On Tuesday afternoon, I drove out to the MSU Pavilion in East Lansing to get my first dose of the Pfizer COVID vaccine.
I’d registered with several different places. Hospitals, drug stores, grocery stores … but the county health department was the first place where I could go ahead and schedule an appointment.
I’d expected to be in the group for folks under 65 with preexisting conditions, thanks to the diabetes. Michigan hasn’t quite gotten to them yet. But they did open things up for caretakers of children with special needs.
I was torn about this. Technically, there’s no question that I’d qualify. But I second guessed whether I deserved to get in line yet. And I’m still confused why the caretakers for the kids get their shots, but not the kids — even the kids over 16.
But after talking to someone at the health department and reading the advice from professionals (if you qualify, go ahead and get the vaccine), I went ahead and signed up.
I know every state is rolling things out differently, and even within the same state, you may have a very different experience from one place to the next. But I was really impressed with how smoothly everything went.
I got there about ten minutes early, because it’s me. A man in a vest separated the cars into two lines, depending on whether you were there for your first or second shot. As we waited in line, other people checked our IDs and gave us paperwork to fill out.
In less than ten minutes, I was pulling into the pavilion. They had maybe ten lanes set up for us to pull into.
Another person came by, took my paperwork, and wrote a 1 on my windshield with a grease pencil (for First Shot). a few minutes later, I was getting my shot, all without ever leaving the car.
It stung a little more than my flu shot, but much less than the blood draw from a few weeks back. And it only hurt for a half second. Then I got a tiny band aid on my dragon tattoo, and was told to chill for 15 minutes so they could make sure I didn’t have a reaction.
I played a little Pokémon Go. They came by several times to check on me. They also gave me my card and scheduled me for my second shot at the end of the month.
And then our row was starting up our cars and driving away. The whole thing, from arrival to leaving, took well under an hour.
My shoulder was a bit sore the next day. It felt like I had a bruise. Not bad, but definitely noticeable. Today, it’s pretty much back to normal.
I’m told the second shot can hit you harder. I’ll plan on taking it easy after that one. But so far, this has been very mild.
I know a lot of people are justifiably frustrated at the inconsistent rollout of the vaccine. Groups who’ve already been vaccinated in one state are still on the waiting list in another. This is absolutely not meant to be a gloating “I got mine!” post. But I’ve had people ask questions about the experience, so I figured it might help to share exactly what the process was like for me.
I’m still going to be careful. I’m still going to wear masks and avoid social gatherings.
And I’m still incredibly impatient for the day when all of my friends and loved ones are protected from this thing.
March 11, 2021 @ 2:59 pm
Congrats! I had my first one almost 2 weeks ago and it’s a relief.
And no need to be torn about it. Remember, not only are you the caretaker for a child with a disability, you are the SOLE caretaker. I know it hurts to remember that, but it’s an important consideration – you are at high risk of having a severe case leading to hospitalization and your son needs you. Taking care of yourself is taking care of him.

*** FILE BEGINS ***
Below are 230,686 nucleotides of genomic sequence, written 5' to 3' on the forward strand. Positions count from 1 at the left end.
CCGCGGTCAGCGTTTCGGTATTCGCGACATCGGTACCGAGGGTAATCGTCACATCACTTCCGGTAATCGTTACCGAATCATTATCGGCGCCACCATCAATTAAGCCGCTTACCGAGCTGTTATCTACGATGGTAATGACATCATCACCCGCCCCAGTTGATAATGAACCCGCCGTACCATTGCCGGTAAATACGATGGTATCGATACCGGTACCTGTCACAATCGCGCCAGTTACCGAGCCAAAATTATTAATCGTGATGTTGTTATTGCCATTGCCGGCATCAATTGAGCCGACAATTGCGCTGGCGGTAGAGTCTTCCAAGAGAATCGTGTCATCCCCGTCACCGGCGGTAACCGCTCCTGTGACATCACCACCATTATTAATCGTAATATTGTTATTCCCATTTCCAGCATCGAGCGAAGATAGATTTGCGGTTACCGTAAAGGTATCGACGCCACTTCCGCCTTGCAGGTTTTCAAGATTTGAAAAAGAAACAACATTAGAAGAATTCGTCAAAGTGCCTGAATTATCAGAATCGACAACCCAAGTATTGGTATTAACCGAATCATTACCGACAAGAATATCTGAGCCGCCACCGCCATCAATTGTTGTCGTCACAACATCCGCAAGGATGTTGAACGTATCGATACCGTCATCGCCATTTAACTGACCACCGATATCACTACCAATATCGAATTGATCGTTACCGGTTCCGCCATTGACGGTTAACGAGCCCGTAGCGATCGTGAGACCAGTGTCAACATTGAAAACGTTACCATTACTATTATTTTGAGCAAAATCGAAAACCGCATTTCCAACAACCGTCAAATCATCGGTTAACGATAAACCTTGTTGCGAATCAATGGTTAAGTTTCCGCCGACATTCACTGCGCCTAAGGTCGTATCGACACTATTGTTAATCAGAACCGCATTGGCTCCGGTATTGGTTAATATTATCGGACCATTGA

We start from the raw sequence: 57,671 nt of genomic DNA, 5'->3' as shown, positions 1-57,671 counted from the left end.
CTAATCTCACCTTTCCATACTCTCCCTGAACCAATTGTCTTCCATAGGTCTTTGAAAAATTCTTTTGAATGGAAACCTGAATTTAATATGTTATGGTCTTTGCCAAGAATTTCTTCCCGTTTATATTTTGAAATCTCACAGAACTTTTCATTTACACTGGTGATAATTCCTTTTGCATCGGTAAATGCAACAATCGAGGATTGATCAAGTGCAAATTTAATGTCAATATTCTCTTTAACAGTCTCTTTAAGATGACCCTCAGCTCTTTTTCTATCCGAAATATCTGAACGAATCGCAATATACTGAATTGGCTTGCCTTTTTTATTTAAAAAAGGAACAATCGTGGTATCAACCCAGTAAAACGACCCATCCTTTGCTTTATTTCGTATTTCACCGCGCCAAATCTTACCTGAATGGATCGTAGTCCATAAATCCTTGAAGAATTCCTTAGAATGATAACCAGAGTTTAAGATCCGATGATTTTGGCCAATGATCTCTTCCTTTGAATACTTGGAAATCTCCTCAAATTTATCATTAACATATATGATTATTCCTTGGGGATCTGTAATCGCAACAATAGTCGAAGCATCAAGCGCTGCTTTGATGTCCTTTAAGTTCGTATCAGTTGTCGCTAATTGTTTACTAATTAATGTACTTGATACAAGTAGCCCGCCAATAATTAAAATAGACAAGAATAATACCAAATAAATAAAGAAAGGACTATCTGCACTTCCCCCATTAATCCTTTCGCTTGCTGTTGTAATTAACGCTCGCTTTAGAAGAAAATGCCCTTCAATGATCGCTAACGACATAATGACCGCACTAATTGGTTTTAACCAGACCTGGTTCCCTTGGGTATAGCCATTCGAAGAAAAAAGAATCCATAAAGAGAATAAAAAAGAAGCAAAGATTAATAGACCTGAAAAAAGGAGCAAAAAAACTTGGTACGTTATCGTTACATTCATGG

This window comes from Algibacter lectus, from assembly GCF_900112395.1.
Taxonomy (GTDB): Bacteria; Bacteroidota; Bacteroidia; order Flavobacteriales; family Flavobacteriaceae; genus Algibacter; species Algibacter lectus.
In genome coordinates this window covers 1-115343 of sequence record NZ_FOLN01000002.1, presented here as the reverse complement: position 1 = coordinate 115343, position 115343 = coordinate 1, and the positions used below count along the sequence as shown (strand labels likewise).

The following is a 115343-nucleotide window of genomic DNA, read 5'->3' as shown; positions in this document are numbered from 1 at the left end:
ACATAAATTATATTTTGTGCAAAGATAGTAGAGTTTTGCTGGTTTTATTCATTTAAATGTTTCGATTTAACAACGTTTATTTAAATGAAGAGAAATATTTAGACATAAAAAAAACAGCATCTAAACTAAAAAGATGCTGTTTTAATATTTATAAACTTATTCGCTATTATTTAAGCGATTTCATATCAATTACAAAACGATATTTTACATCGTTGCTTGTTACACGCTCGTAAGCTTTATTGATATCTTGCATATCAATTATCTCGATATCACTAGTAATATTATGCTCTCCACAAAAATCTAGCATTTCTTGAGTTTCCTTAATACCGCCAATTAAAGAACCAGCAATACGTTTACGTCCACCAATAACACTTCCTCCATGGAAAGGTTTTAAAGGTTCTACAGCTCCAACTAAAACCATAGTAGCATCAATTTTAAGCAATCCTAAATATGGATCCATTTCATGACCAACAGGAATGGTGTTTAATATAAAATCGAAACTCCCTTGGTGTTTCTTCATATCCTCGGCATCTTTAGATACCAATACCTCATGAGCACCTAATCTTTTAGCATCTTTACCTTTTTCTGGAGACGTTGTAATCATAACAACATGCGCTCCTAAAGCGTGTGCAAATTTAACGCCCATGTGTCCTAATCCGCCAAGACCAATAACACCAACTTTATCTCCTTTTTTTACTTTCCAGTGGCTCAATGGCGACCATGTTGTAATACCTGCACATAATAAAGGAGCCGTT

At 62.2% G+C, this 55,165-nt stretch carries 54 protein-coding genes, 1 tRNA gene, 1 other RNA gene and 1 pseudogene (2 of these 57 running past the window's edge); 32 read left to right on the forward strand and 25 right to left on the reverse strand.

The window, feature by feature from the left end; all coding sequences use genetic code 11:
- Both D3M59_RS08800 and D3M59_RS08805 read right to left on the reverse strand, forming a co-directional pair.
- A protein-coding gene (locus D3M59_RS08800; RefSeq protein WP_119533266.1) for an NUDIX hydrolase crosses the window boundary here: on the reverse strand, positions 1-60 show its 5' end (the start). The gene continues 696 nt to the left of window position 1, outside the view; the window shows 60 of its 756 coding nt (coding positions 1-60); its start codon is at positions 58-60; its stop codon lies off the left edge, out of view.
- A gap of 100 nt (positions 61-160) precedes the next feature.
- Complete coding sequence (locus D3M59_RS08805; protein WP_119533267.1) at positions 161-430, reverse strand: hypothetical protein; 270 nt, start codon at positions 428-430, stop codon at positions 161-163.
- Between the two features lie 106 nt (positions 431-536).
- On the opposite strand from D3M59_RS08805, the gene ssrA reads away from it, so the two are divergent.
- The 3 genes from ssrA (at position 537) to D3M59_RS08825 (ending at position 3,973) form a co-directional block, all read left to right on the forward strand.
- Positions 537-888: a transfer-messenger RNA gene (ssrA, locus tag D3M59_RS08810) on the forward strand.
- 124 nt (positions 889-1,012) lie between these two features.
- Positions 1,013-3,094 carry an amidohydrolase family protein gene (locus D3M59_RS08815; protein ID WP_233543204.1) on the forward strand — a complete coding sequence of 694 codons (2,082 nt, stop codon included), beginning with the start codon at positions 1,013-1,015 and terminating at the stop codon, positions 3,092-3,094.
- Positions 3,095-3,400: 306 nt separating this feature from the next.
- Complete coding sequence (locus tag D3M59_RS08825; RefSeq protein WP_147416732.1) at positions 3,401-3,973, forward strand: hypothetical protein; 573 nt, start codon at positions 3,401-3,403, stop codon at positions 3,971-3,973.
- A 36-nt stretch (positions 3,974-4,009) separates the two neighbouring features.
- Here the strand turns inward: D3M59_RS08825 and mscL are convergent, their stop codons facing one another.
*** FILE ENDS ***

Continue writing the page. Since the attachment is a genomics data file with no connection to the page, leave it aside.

March 11, 2021 @ 3:09 pm
R- and I are only two data points, but for us the second Pfizer shot was much like the first. Only real difference was a sudden definite frontal headache while driving home (about a 40 minute drive) that yielded quickly to a single 500mg dose of Tylenol and did not come back later. Shot itself didn’t hurt; the sore arm was about the same as the first shot (though maybe lasted 6 hours or so longer. Maybe a little tireder the next day but hard to tell–weather had changed to much colder and windy, so harder to to outside chores.
March 13, 2021 @ 4:57 pm
I got mine yesterday (Astra Zeneka as I’m British and rural). I had to ring up to arrange mine as I got re-assessed as belonging in a higher risk group which had already been vaccinated locally. I felt rather guilty that I was causing admin work by ringing instead of waiting but I have hospital appointments soon and my daughter, who lives with me goes back to work in a couple of weeks in a public facing job and I’ll cause the NHS many more problems if I catch the virus given that I’m identified as very vulnerable medically. It took under five minutes start to finish as my daughter was driving so I didn’t have to wait to see if I reacted. I didn’t, and like you, Jim, I have a sore-ish arm which is neither here nor there.
Nicole J. LeBoeuf-Little
March 15, 2021 @ 12:02 am
I’m so happy for you! Thanks for sharing your experience. I know someone who recently got the J&J single dose, and she was down for the count for two days. No regrets, obviously.
Here in Colorado, Gov. Polis has announced that he expects vaccines will be available to everyone 16 and up who wants one by mid-April – and he’s also inched up the timeline for phase 1b.4, for which I may qualify, will start on March 19. I’ve got my annual physical exam on the 22nd and will shoot my GP a note to see whether, if I do qualify, it could be as easy as just taking care of it then.
Until then, I have exactly zero vaccine jealousy – I’m just that much happier every time I hear of someone else in the “herd” getting their jab.
March 15, 2021 @ 10:54 am
I got lucky. I am not in the current group (but will be at the end of this month), but my mom suggested walking in to the pharmacy to see. I figured this was just wishful thinking, but the pharmacist said there were some no-shows and they had one extra and they would give it to me.